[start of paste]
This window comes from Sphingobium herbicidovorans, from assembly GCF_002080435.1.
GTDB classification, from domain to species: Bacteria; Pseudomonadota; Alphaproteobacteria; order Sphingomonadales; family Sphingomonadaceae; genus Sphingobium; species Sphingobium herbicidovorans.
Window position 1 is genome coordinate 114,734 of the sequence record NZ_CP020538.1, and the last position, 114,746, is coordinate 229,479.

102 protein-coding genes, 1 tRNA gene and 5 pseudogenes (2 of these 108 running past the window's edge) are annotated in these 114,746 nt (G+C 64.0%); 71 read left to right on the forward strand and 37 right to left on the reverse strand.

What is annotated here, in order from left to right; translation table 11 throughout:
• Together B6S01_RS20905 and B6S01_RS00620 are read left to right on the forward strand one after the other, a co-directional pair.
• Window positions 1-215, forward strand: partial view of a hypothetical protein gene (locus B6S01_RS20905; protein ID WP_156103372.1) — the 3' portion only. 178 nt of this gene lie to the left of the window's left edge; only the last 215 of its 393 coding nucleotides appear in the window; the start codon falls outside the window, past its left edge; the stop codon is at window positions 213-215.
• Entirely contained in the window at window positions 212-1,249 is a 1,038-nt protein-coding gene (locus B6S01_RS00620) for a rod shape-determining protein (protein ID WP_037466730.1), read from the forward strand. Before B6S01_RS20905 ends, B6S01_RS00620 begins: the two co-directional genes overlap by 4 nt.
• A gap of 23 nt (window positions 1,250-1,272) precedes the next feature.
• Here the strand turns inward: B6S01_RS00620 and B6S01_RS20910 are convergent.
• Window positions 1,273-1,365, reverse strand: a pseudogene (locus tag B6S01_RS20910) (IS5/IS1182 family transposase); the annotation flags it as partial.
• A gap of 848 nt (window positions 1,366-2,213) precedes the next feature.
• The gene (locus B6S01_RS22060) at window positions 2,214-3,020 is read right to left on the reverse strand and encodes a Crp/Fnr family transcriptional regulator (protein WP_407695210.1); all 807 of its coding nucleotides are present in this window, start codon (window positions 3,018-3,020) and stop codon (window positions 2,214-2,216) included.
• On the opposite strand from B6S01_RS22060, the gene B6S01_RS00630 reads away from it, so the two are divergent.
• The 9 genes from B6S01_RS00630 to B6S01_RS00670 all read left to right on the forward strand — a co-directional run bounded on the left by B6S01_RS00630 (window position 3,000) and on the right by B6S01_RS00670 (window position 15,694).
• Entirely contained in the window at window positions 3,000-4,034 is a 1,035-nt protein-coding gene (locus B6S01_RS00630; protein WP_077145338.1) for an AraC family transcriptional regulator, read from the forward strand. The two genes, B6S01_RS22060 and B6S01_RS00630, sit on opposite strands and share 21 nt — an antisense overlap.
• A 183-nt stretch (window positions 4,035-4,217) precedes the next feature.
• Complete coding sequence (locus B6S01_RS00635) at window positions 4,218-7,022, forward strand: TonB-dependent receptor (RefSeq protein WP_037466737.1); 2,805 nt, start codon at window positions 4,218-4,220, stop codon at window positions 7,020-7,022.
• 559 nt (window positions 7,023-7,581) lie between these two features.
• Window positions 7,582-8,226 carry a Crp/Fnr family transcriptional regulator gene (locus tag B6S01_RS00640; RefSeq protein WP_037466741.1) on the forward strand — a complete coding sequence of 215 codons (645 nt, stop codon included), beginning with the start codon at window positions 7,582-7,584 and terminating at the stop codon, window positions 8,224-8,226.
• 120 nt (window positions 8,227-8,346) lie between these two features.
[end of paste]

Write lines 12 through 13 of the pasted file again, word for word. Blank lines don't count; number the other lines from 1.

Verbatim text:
• A gap of 848 nt (window positions 1,366-2,213) precedes the next feature.
• The gene (locus B6S01_RS22060) at window positions 2,214-3,020 is read right to left on the reverse strand and encodes a Crp/Fnr family transcriptional regulator (protein WP_407695210.1); all 807 of its coding nucleotides are present in this window, start codon (window positions 3,018-3,020) and stop codon (window positions 2,214-2,216) included.